The temperature within the adsorption beds of the adsorption zone is preferably within the range, initially, of about 30° C. to 50° C., i.e., essentially the same as the temperature of the effluent from the fractionation (distillation) tower. The pressure in the beds is preferably maintained such as to cause the streams being treated to remain in the liquid phase. The regeneration of the beds is accomplished in the conventional manner by purging, preferably in a direction countercurrent to the direction of flow through the beds during the adsorption step therein. The purge stream, preferably in the liquid phase, is advantageously of the same or similar composition as the C4 -C5 hydrocarbon stream feed to the etherification reactor. The temperature of the purge stream is not narrowly critical, but should be at least greater than the temperature of the feedstream being treated during the adsorption step, and is preferably at least 30° C. to 150° C. higher.
The following examples are only used to illustrate the present invention and are not meant to be limiting.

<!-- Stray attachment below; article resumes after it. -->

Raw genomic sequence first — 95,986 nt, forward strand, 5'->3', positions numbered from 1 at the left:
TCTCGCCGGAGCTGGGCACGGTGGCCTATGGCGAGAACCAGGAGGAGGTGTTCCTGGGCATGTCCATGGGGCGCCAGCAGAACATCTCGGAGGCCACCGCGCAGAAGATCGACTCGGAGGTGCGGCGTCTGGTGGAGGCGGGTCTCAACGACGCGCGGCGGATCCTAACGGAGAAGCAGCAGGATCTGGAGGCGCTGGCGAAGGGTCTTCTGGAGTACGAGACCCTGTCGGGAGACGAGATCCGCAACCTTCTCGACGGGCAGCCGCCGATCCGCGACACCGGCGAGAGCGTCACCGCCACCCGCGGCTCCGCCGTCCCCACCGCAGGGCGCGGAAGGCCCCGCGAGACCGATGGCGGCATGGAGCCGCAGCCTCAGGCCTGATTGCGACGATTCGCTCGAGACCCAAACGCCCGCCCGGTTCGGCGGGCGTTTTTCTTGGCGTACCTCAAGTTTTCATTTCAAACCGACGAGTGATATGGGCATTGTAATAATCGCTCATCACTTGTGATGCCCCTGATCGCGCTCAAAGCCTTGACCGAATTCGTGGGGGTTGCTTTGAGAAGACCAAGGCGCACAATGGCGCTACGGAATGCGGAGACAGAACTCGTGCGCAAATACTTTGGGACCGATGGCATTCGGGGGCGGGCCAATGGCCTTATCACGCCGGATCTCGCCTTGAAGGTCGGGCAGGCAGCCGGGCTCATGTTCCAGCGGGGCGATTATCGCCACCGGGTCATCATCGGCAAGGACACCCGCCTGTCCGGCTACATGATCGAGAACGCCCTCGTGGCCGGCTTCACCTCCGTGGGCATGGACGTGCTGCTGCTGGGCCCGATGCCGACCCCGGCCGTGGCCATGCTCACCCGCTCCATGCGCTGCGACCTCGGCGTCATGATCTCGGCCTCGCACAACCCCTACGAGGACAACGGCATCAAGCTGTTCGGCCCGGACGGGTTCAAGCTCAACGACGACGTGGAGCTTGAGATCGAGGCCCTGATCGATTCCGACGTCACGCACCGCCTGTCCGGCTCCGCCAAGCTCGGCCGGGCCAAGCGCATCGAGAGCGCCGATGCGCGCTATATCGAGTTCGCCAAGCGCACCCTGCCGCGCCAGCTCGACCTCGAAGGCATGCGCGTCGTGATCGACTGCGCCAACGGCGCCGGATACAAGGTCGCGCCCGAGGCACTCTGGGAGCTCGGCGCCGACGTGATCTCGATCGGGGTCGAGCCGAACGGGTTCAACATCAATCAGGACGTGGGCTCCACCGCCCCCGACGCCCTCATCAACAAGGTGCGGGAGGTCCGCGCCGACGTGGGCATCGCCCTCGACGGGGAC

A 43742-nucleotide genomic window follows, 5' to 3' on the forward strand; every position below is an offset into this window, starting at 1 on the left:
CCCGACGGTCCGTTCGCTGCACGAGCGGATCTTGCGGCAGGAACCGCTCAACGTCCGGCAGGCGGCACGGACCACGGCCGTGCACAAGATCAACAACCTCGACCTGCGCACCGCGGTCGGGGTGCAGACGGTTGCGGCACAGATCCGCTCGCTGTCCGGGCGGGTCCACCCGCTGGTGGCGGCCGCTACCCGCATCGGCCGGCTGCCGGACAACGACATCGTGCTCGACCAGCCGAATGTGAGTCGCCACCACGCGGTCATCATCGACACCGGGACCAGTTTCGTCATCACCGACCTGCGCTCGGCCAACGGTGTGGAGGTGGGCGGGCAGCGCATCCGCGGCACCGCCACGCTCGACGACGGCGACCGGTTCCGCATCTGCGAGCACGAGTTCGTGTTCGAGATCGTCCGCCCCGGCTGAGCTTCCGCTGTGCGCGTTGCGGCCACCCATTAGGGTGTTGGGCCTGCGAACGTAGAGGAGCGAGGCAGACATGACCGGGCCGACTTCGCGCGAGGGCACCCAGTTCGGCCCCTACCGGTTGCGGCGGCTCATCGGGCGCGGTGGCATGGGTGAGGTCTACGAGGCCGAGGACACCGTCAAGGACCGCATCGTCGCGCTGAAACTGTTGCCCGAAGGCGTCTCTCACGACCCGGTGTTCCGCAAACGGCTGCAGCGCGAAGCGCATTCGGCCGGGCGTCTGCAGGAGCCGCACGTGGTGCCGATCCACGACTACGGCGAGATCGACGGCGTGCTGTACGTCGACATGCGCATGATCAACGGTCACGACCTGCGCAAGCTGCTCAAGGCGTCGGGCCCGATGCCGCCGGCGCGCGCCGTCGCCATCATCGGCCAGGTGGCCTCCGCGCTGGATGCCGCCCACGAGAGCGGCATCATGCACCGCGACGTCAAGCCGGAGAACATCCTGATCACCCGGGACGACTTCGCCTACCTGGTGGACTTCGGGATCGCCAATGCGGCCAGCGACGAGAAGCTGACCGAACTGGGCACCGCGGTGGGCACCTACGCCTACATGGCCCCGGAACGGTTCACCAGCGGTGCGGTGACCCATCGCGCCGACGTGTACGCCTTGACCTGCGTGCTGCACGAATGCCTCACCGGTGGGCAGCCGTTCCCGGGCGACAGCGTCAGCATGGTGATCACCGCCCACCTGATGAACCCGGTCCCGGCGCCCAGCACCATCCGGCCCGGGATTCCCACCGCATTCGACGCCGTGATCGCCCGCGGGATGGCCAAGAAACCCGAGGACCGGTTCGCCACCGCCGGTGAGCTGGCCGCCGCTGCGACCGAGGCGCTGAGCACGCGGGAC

A stainless steel adsorbent column (approximately 6.4 mm (1/4 inch)×10 mm (4 inch) was filled with about 1.5 grams of adsorbent pellets having a particle size of about 177 to about 250 microns (60-80 mesh) and was employed in a series of adsorption and regeneration tests to evaluate the suitability of a series of adsorbents for removing ethanol from ETBE in a liquid solution thereof and regenerating the adsorbent with a heated inert gas (helium) or hydrocarbon vapor (n-hexane). The liquid solution of ethanol in ETBE was a commercial sample obtained from an ETBE production facility with the azeotropic composition comprising about 2.2 wt-% ethanol. During the adsorption step, the ethanol/ETBE solution was pumped with a low flow rate, positive displacement pump (Waters 510 HPLC) through the adsorbent column and 1 cc samples of the adsorption effluent were collected for 10 seconds in sealed vials at 30 second intervals for a period of up to about 5 minutes. During the regeneration step with helium, helium gas was passed through the column while gradually heating the column from about ambient temperature to about 230° C. over a period of about 10 minutes. The passing of the helium gas at 230° C. was continued for an additional period of 10 minutes. The adsorption column was allowed to cool to ambient conditions. The adsorption column was weighed after the adsorption step and after the regeneration step to determine the amount of material adsorbed or desorbed. When hydrocarbon vapor regenerant was employed, the hydrocarbon was vaporized at 230° C. and passed through the adsorbent column. The vapor flow was continued for about 60 minutes while effluent was collected at periodic intervals. The adsorption column was then isolated and cooled to ambient conditions. The samples were analyzed by gas chromatography and the analyses were plotted with time at the mean time during which the sample was taken to determine the ethanol breakthrough time and the stoichiometric time. The breakthrough time is determined when the ethanol concentration in the effluent reached 5% of the feed composition and the stoichiometric time is based on the time when the effluent is at 50% of the feed concentration. Table 1 presents the results of this experimental procedure for fresh activated adsorbent. The following adsorbents were considered: silicalite, zeolite 13X, zeolite 4A, zeolite 5A, silica gel and an adsorbent comprising caustic treated alumina and about 13 wt-% sodium Y zeolite. (Alumina/NaY).